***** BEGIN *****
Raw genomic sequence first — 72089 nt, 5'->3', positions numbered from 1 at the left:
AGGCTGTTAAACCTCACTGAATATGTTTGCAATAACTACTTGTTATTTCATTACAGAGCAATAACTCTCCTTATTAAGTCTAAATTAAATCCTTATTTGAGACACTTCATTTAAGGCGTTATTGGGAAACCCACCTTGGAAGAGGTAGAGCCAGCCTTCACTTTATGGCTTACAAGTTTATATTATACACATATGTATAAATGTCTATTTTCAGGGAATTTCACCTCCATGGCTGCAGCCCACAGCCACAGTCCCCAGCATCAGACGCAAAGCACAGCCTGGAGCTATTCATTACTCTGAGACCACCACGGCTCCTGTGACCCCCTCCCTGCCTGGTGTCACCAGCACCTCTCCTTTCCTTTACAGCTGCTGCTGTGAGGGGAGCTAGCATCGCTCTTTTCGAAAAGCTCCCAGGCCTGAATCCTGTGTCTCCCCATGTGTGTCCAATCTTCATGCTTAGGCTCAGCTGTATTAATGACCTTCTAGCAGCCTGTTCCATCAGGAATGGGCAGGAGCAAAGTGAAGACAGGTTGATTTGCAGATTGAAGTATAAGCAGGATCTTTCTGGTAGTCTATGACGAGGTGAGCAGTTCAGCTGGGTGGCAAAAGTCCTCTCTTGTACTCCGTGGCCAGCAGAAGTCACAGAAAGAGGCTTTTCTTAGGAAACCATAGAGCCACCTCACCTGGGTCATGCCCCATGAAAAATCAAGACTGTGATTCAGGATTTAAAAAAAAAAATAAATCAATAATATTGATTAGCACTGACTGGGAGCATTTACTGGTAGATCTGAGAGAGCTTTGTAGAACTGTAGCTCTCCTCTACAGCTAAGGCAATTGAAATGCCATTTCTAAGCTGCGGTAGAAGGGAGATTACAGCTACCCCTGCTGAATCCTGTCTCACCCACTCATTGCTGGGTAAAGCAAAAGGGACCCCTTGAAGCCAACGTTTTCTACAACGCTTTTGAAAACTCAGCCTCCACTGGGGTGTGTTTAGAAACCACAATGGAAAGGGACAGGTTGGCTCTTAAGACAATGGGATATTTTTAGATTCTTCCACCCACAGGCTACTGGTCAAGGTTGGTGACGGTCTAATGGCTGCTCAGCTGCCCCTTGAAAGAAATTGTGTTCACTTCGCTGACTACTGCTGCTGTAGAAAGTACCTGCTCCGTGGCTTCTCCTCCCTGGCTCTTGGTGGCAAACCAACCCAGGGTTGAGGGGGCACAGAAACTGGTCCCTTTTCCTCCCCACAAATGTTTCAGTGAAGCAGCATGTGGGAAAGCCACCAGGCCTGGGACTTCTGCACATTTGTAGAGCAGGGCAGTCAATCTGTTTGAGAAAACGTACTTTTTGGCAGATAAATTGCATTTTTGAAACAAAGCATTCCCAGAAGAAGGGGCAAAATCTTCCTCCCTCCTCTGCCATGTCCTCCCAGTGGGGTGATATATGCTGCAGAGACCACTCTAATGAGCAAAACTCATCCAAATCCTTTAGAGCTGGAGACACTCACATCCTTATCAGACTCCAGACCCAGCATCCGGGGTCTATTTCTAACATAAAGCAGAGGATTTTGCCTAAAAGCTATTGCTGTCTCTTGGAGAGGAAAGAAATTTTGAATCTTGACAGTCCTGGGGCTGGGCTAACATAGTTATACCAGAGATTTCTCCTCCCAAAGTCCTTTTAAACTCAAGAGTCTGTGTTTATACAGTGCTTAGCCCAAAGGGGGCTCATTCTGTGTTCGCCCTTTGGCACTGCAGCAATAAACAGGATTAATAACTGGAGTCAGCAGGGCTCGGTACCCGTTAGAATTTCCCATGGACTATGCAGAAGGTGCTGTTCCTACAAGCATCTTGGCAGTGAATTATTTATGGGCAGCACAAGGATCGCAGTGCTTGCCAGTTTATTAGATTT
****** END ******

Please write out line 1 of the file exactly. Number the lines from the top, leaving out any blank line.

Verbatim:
Raw genomic sequence first — 72089 nt, 5'->3', positions numbered from 1 at the left: